Imagine your awe if you stumbled upon a 60-million-year-old fossil, an underground city, or an army sculpted to protect its ruler in the afterlife. Well, there have been many people who have accidentally stumbled upon enormously significant pieces of history that have helped us study and understand our ancestors in a more rigorous way. Here are 10 astounding archaeological discoveries that were purely accidental.
1. In 1902, workers broke through the roof of the Hal Saflieni Hypogeum when cutting cisterns for a housing development project in Malta. The neolithic sanctuary and necropolis had been in use since 4000 BCE, predating the pyramids and housed the remains of 7000 bodies.
In 1902, the British military naval yards in Paola, Malta attracted a large number of workers. This increased the demand for housing in the area and a number of housing development projects popped up.
During the construction of one such complex, workers cutting cisterns broke through the roof of a temple structure which would later be named “Hal Saflieni Hypogeum.”
The first excavation work was done by Fr. Emmanuel Magri from 1903 to 1906. After his death, the task was taken over by Themistocles Zammit.
The Hypogeum is a three-level Neolithic structure made of soft globigerina limestone. The uppermost level has burial chambers, the middle level has beautiful carvings and painted ceilings, and the lowest level was probably used as storage.
Amulets, pottery vessels, shell-buttons, clay beads, and the remains of 7,000 humans were recovered from the site. An examination of these grave goods established that the sanctuary had been in use from approximately 4000 BCE to 2500 BCE. (1, 2)
2. In 1986, Romanian workers were testing the ground for a power plant when they stumbled upon the Movile Cave. Life inside the cave has been separated from the outside world for the last 5.5 million years. This has developed a unique ecosystem with bizarre creatures and toxic gases.
Workers testing the ground for a power plant near Mangalia in communist Romania discovered a pitch-dark cave that has been completely sealed off from the outside world for the past 5.5 million years.
The air inside the Movile Cave, as it came to be known, is thick with harmful gases and stinks of burnt rubber and rotten eggs. Even though the cave does not receive any sunlight and water from the surface, life continues to flourish in this unique ecosystem.
The strange conditions have enabled the evolution of strange creatures. Out of the 48 species identified, 33 had never been seen by humans before. In the absence of sunlight, almost all of them are born without pigment and without eyes. Also, there are no plants, which is food for animals in the outside world.
3. In 1979, a gold miner in Alaska discovered a well-preserved body of a bison. He named it “Blue Babe” because the bison’s mummified hide had a metallic-blue sheen. But it was no ordinary bison. Researchers found out that it was a male steppe bison that died 36,000 years ago.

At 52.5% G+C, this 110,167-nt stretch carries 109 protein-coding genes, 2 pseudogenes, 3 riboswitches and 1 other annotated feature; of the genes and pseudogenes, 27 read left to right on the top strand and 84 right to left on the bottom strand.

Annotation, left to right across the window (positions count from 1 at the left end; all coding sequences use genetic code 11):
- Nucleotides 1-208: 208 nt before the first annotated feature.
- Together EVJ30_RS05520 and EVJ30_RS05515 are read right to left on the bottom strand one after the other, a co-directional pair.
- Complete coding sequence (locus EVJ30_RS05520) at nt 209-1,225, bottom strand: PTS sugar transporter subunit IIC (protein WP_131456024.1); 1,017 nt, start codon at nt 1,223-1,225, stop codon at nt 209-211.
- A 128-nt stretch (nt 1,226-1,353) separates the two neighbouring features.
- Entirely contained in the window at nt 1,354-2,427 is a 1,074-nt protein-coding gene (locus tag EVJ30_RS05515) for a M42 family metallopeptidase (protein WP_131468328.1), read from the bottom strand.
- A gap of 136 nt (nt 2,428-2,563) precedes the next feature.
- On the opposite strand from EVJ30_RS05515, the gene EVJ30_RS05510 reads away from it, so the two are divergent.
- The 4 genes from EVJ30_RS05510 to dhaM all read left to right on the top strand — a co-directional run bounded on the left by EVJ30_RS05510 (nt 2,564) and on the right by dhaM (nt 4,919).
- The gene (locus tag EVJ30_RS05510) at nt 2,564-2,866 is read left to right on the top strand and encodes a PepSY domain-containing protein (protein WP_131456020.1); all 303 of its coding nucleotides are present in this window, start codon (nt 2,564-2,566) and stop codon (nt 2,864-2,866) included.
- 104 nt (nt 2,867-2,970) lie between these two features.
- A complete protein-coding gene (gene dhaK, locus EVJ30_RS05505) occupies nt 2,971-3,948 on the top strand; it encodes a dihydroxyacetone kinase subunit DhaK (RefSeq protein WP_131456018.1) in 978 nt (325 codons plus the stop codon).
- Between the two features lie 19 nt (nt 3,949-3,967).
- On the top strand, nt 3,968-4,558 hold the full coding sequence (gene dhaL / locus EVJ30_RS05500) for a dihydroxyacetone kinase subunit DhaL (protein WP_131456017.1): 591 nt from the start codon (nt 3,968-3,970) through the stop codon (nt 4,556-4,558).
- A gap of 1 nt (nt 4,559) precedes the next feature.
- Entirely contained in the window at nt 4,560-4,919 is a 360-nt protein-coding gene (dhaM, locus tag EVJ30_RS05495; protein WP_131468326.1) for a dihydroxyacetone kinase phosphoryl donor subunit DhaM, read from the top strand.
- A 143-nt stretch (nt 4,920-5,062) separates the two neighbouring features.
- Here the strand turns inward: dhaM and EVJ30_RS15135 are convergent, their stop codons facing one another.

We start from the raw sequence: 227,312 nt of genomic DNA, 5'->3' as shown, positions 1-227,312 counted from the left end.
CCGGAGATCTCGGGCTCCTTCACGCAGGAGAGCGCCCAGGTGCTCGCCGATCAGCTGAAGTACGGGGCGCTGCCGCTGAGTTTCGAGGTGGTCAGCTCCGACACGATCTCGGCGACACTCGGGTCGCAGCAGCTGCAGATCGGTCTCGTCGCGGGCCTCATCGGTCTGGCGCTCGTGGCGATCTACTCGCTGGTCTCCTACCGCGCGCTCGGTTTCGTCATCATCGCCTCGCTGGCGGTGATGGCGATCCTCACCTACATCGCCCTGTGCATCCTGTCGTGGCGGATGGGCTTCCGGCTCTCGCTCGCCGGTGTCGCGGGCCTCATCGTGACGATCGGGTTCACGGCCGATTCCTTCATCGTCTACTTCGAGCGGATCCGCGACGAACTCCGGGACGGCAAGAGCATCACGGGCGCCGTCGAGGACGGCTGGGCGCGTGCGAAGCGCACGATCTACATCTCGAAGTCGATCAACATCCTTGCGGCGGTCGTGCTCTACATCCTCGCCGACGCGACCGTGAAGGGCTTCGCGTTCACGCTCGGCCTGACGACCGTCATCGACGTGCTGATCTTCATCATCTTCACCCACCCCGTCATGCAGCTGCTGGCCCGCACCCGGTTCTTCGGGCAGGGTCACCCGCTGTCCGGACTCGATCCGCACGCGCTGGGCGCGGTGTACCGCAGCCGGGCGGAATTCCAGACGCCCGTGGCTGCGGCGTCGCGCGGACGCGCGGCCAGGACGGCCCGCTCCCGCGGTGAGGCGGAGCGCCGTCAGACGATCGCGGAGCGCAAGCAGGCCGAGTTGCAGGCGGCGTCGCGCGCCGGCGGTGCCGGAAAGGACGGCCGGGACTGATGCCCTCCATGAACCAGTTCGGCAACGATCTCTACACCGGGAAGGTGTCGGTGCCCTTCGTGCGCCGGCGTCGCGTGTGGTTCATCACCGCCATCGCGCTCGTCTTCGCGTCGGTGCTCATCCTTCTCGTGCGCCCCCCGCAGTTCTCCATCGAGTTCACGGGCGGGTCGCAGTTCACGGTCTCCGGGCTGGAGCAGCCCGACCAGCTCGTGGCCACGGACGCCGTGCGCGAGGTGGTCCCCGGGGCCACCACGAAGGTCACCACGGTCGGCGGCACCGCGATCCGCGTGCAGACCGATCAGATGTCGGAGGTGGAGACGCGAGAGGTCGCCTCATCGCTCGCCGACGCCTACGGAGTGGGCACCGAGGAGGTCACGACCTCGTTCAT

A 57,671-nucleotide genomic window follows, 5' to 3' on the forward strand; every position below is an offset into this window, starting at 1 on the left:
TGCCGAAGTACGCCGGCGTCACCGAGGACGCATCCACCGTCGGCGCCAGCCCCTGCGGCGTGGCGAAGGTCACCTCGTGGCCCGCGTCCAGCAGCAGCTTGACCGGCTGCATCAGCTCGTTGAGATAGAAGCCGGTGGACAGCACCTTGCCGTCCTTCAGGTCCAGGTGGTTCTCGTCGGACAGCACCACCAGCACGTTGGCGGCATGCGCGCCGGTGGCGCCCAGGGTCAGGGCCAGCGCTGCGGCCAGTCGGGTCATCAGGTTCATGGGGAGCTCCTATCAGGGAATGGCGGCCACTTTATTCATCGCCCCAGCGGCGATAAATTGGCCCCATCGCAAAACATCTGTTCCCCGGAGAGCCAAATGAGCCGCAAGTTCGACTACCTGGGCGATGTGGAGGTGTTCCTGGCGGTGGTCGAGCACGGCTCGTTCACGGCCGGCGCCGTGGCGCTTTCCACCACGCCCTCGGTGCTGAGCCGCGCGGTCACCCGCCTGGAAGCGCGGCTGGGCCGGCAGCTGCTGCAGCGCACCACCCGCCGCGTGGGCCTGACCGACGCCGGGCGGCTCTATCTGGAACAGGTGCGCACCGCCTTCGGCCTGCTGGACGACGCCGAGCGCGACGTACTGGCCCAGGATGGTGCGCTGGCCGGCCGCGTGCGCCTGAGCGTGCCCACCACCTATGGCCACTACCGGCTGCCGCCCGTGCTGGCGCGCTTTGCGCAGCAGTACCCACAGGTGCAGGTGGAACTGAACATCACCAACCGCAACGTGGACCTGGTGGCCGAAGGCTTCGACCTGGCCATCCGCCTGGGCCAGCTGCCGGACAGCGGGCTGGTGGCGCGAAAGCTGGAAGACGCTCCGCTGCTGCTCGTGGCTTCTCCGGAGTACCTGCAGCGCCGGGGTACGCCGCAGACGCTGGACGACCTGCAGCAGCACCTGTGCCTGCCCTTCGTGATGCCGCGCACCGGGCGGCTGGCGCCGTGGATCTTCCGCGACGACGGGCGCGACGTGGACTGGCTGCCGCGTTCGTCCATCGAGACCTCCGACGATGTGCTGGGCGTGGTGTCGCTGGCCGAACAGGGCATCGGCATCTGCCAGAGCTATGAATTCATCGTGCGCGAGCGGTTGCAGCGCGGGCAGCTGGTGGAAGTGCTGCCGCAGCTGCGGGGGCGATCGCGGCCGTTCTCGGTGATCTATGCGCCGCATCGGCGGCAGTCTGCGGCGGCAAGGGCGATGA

Though bison is now a symbolic mammal of North America, they are relatively new to the American landscape. Their ancestor, the steppe bison, inhabited the Beringia region of Canada and crossed over to North America only some 160,000 years ago.
The permafrost in the region has ensured the discovery of well-preserved fossils. One of the most famous discoveries is that of a steppe bison that was mummified 36,000 years ago.
The Ice Age carcass was unearthed by a gold miner in a mine near Fairbanks, Alaska in July 1979. He named it “Blue Babe” because of the metallic-blue cast on the mummy’s hide. It was caused by blue iron phosphate that covered most of the preserved skin.
4. In November 2016, nine-year-old Jude Sparks tripped over a fossilized skull with tusks when hiking in the Las Cruces Desert in New Mexico. The remains were found to be of a 1.2- million-year-old stegomastodon, an extinct species of proboscidean that lived during the Pleistocene period.
Jude Sparks was hiking with his family when he tripped and landed next to an unusually shaped, skeletal remains of a skull. The family decided to consult professor Peter Houde. They had seen him interviewed in a YouTube video about a similar-looking fossil.
Professor Peter Houde taught biology at New Mexico State University. He immediately recognized the picture of the remains to be of a stegomastodon.
Fossils of stegomastodon are rare to come by. They are an extinct proboscidean and belong to the family of mammoths, elephants, and mastodons.
Stegomastodon had inhabited the earth from 2.6 million to 11,700 years ago, a time period named the Pleistocene. The discovered fossil is 1.2 million years old. (source)
5. In 2011, miners at the Suncor Millennium Mine in Alberta discovered the most well-preserved fossil of an armored dinosaur during routine work. It took six years to chisel out the 18-foot-long nodosaur. The 110-million-year-old fossil was so intact that a mass of food had fossilized along with the stomach.
Shawn Funk, a heavy-equipment operator for the Suncor Energy Company, noticed an unusual deposit whose color and texture stood out from the surrounding rock. The specimen was transported to the Royal Tyrrell Museum of Palaeontology, Alberta after the mining company informed the museum.
The fossil, which was covered in marine sediment, was identified to be of a dinosaur by museum technician Darren Tanke. It was so soft and fragile that it took nearly six years to piece together the most complete armed dinosaur, a nodosaur, on record. A mass of fossilized food was also recovered from its stomach.
The 18-foot-long, 110-million-year-old nodosaur is so well preserved that it appears to be a statute with detailed spikes. Researchers even recovered a mass of fossilized food from its stomach. The restored fossil weighs 3,000 lbs with missing hind legs and tail, swept away by miners. (source)